Take a closer look at one of the new iPhone 12 Pro models, or theand you will see a small black dot near the camera lenses, the same size as the flash. This is the lidar sensor, and it’s a new type of depth sensing that could make a difference in many interesting ways.
If Apple has its way, lidar is a term you’ll start hearing a lot now, so let’s break down what we know, what Apple will use it for, and where the technology might go next.
What does lidar mean?
Lidar is synonymous with light sensing and metering and has been around for quite some time. It uses lasers to ping objects and return to the laser source, measuring distance by timing the journey, or flight, of the light pulse.
How does lidar work to detect depth?
Lidar is a type of time-of-flight camera. Some other smartphones measure depth with a single light pulse, while a smartphone with this type of lidar technology sends out pulsed light waves in a spray of infrared points and can measure each with its own sensor, creating a field of points that map distances. and can “mesh” the dimensions of a space and the objects it contains. The light pulses are invisible to the human eye, but you might see them with a night vision camera.
Isn’t it like Face ID on iPhone?
It is, but with a longer range. The idea is the same: that of Appleit also shoots a series of infrared lasers, but can only work up to a few meters away. The rear lidar sensors on the iPad Pro and iPhone 12 Pro work at a distance of up to 5 meters.
Lidar is already in many other technologies
Lidar is a technology that is popping up everywhere. It is used for, or . It is used for is . Augmented reality headsets like the have a similar technology, they map the spaces of the rooms before superimposing virtual 3D objects on them. But it also has a rather long history.
Microsoft’s old depth-sensing Xbox accessory, the, it was also an infrared depth scan camera. In fact, PrimeSense, the company that helped make Kinect technology, . We now have Apple’s TrueDepth sensors for face scanning and the rear lidar camera.
The iPhone 12 Pro camera might work better with lidar
Time-of-flight cameras on smartphones tend to be used to improve focus accuracy and speed, and the iPhone 12 Pro will do the same. Apple promises better focus in low light, up to 6x faster in low light. The lidar depth sensing will also be used to enhance the effects of the night portrait mode.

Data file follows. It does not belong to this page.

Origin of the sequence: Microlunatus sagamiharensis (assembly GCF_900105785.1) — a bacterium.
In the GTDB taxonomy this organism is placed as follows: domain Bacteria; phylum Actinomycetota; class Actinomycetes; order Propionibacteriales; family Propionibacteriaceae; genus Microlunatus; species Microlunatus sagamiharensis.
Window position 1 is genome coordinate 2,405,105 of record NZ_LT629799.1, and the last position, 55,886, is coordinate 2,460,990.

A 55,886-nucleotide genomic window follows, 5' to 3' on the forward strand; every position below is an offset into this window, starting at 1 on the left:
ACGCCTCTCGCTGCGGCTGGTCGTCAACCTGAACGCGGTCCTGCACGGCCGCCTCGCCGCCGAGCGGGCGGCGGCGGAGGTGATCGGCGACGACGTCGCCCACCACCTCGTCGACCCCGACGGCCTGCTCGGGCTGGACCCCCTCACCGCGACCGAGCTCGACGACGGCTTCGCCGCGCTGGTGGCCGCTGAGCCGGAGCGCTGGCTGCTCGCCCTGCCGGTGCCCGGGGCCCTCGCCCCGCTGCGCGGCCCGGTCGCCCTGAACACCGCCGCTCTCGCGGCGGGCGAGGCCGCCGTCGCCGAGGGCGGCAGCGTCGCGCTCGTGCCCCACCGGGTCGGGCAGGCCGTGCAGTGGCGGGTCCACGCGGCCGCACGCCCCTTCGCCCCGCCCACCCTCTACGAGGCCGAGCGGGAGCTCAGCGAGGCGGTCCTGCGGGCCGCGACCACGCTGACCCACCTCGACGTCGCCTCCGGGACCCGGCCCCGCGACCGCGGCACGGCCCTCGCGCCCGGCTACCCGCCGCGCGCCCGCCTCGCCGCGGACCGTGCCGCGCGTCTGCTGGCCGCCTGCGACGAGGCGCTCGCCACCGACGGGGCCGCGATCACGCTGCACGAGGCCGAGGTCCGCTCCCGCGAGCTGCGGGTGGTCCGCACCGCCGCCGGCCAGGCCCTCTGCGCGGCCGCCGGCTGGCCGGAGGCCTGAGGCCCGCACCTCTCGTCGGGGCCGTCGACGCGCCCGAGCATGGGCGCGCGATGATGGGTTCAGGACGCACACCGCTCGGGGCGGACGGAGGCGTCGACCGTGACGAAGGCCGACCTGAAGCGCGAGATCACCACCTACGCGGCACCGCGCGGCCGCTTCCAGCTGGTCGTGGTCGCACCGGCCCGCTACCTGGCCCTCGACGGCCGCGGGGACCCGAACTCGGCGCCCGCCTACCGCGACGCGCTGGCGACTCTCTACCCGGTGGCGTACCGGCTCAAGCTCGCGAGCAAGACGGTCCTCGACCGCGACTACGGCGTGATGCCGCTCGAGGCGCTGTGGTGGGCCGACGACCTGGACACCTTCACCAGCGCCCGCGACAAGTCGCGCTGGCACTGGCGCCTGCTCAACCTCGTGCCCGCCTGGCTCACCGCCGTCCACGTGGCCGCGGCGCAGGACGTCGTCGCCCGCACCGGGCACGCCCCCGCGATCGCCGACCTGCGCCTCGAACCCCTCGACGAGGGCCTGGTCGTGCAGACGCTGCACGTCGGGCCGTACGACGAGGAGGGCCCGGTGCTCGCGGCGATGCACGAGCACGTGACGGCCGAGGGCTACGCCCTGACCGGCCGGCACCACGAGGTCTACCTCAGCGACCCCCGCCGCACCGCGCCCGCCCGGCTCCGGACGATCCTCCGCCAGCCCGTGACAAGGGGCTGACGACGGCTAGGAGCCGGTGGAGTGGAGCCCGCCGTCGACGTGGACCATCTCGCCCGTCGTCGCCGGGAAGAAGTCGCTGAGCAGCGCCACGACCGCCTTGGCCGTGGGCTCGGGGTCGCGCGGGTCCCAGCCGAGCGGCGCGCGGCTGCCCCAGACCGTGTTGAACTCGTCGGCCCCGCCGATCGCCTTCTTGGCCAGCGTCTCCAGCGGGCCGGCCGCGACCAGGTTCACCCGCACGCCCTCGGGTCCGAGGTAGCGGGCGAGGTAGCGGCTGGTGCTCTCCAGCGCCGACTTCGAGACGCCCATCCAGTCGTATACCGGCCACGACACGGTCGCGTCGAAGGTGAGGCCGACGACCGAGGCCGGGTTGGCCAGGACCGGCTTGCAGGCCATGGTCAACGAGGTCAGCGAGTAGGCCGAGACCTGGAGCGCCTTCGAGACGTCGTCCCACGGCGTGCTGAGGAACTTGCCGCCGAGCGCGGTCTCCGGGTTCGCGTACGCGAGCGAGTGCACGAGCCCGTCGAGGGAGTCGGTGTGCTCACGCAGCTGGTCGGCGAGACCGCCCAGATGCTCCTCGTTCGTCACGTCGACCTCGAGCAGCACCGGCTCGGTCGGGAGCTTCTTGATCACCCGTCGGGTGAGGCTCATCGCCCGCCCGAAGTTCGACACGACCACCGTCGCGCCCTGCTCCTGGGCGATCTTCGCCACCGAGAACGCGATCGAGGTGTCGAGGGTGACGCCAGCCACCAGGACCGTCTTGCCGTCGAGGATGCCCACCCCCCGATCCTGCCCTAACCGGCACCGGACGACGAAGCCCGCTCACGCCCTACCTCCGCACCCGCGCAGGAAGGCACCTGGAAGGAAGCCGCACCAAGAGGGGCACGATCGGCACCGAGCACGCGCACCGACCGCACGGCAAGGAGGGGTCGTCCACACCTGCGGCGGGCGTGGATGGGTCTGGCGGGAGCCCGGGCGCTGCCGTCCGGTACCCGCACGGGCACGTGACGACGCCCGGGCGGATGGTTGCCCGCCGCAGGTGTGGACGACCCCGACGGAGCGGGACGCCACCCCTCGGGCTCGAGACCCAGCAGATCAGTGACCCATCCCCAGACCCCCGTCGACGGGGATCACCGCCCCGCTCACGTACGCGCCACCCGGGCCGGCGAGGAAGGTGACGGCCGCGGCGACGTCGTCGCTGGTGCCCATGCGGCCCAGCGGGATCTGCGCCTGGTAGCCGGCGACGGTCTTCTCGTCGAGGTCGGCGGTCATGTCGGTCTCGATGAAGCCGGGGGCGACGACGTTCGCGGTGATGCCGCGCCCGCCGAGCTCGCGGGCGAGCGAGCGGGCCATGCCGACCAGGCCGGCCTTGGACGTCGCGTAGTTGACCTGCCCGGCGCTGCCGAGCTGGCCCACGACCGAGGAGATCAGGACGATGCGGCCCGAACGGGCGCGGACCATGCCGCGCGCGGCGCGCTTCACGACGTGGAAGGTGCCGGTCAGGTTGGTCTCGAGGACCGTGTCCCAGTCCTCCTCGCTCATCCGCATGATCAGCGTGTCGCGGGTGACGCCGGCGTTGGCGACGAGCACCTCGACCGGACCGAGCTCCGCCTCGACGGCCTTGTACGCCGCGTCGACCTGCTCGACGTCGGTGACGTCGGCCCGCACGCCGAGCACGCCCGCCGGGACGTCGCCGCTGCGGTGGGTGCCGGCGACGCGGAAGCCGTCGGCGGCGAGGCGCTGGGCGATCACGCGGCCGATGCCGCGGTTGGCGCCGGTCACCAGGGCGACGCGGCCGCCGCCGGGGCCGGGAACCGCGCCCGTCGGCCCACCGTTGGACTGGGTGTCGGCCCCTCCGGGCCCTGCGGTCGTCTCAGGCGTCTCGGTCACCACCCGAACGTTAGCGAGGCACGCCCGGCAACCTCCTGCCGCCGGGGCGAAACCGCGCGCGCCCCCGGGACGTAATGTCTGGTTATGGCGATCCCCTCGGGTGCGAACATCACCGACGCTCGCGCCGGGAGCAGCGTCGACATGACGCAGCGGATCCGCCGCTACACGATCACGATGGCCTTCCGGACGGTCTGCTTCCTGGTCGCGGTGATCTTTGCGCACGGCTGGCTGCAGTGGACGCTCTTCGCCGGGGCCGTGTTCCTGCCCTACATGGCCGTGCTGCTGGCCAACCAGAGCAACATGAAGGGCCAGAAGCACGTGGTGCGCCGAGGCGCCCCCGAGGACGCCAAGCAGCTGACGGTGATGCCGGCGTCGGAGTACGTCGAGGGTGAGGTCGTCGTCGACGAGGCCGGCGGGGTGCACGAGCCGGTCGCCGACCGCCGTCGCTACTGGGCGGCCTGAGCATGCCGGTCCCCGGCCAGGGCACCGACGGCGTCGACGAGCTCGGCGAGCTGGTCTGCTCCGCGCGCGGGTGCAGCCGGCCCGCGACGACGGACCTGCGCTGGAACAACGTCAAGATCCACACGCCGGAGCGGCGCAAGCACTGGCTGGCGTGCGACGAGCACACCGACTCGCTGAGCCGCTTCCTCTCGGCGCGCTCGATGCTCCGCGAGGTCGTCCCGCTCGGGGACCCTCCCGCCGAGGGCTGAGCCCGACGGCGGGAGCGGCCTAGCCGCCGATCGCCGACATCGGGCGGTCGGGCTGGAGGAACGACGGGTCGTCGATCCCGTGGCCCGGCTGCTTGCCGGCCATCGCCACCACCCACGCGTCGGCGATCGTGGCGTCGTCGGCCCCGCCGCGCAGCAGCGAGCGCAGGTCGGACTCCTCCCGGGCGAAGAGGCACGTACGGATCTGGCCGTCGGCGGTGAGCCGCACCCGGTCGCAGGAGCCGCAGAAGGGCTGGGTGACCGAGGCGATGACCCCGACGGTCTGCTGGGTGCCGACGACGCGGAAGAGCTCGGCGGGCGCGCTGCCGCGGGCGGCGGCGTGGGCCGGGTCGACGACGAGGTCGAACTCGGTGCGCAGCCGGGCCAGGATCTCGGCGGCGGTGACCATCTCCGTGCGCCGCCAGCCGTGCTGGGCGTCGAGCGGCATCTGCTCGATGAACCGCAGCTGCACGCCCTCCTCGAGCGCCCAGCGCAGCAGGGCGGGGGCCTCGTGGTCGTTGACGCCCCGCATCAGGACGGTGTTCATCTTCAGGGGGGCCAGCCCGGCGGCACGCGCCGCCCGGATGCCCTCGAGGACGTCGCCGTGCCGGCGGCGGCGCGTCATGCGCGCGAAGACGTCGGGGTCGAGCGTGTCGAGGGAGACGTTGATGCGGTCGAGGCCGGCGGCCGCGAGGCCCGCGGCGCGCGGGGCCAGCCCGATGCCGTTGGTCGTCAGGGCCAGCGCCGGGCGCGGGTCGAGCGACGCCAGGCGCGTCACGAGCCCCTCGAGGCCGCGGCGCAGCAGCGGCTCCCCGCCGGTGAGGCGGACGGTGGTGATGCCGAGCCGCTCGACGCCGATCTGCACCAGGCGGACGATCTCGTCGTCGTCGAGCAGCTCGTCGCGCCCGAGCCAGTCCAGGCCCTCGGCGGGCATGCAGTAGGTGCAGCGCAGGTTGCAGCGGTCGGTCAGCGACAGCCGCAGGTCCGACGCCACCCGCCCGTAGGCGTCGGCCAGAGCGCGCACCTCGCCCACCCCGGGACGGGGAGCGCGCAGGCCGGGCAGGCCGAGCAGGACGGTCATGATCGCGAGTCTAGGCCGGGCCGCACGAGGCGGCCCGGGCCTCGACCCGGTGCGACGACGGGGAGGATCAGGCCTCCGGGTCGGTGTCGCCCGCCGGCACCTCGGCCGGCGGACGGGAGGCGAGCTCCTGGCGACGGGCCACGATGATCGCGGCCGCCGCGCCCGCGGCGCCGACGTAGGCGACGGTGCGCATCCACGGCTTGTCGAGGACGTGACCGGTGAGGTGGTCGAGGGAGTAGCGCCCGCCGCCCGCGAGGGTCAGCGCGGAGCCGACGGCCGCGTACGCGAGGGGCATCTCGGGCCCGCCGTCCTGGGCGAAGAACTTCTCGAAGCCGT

Better focus is an advantage and there is also the possibility that the iPhone 12 Pro can add more 3D photo data to images. While that element hasn’t been outlined yet, Apple’s TrueDepth front-facing depth-sensing camera has been used in a similar fashion with apps.
It will also greatly improve augmented reality
Lidar will allow the iPhone 12 Pro to launch AR apps much faster and create a quick map of a room to add more details. Lot ofthey are using lidar to hide virtual objects behind real ones (called occlusion) and place virtual objects within more complicated room mappings, such as on a table or chair.
But there’s extra potential beyond that, with a longer tail. Many companies dream of headsets that combine virtual and real objects: AR glasses,, , , , is and others, will rely on having advanced 3D world maps on which virtual objects can be superimposed.
Those 3D maps are now being built with special scanners and equipment, almost like the world scanning version of those cars from Google Maps. But there is a chance that people’s devices may eventually help crowdsource that information or add extra data on the fly. Again, AR headsets such as Magic Leap and HoloLens already pre-scan the environment before stacking things on it, and Apple’s AR technology equipped with lidar works the same way. In that sense, the iPhone 12 Pro and iPad Pro are like AR earphones without the headset part … and could pave the way for Apple to make their own glasses eventually.
3D scanning could be the killer app
Lidar can be used to mesh rooms and 3D objects and overlay photographic images, a technique called photogrammetry. This could be the next wave of capture technology for practical uses like, or even social media and journalism. The ability to capture 3D data and share that information with others could make these phones and tablets equipped with lidar tools for capturing 3D content. Lidar could also be used without the camera element to acquire measurements for objects and spaces.
Apple isn’t the first to explore technologies like this on a phone
Google had this same idea in mind when– one of the first AR platforms that it was — was created. The advanced array of cameras also had infrared sensors and could map rooms, creating 3D scans and depth maps for AR and for measuring interior spaces. Google Tango-equipped phones were short-lived, replaced by machine vision algorithms that performed estimated depth sensing on cameras without the need for the same hardware. But Apple’s iPhone 12 Pro looks like a much more advanced successor.